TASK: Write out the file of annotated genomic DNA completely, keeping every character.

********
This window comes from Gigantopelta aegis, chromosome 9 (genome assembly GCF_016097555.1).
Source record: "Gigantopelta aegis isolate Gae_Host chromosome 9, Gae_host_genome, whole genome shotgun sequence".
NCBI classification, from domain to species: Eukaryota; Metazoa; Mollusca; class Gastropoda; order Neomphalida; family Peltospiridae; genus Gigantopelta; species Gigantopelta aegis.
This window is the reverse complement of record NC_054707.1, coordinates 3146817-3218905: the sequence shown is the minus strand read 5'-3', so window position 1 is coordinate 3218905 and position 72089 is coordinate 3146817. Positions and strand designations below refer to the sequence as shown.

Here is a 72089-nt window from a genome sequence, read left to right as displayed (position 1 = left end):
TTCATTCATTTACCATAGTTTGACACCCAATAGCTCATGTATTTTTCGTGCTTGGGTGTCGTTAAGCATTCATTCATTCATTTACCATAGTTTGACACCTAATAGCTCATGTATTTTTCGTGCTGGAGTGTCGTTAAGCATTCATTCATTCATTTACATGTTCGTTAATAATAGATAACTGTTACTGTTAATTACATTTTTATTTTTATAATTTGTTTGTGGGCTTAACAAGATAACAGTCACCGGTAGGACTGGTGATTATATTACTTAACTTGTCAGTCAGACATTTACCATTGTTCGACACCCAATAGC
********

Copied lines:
This window comes from Gigantopelta aegis, chromosome 9 (genome assembly GCF_016097555.1).
Source record: "Gigantopelta aegis isolate Gae_Host chromosome 9, Gae_host_genome, whole genome shotgun sequence".
NCBI classification, from domain to species: Eukaryota; Metazoa; Mollusca; class Gastropoda; order Neomphalida; family Peltospiridae; genus Gigantopelta; species Gigantopelta aegis.
This window is the reverse complement of record NC_054707.1, coordinates 3146817-3218905: the sequence shown is the minus strand read 5'-3', so window position 1 is coordinate 3218905 and position 72089 is coordinate 3146817. Positions and strand designations below refer to the sequence as shown.

Here is a 72089-nt window from a genome sequence, read left to right as displayed (position 1 = left end):
TTCATTCATTTACCATAGTTTGACACCCAATAGCTCATGTATTTTTCGTGCTTGGGTGTCGTTAAGCATTCATTCATTCATTTACCATAGTTTGACACCTAATAGCTCATGTATTTTTCGTGCTGGAGTGTCGTTAAGCATTCATTCATTCATTTACATGTTCGTTAATAATAGATAACTGTTACTGTTAATTACATTTTTATTTTTATAATTTGTTTGTGGGCTTAACAAGATAACAGTCACCGGTAGGACTGGTGATTATATTACTTAACTTGTCAGTCAGACATTTACCATTGTTCGACACCCAATAGC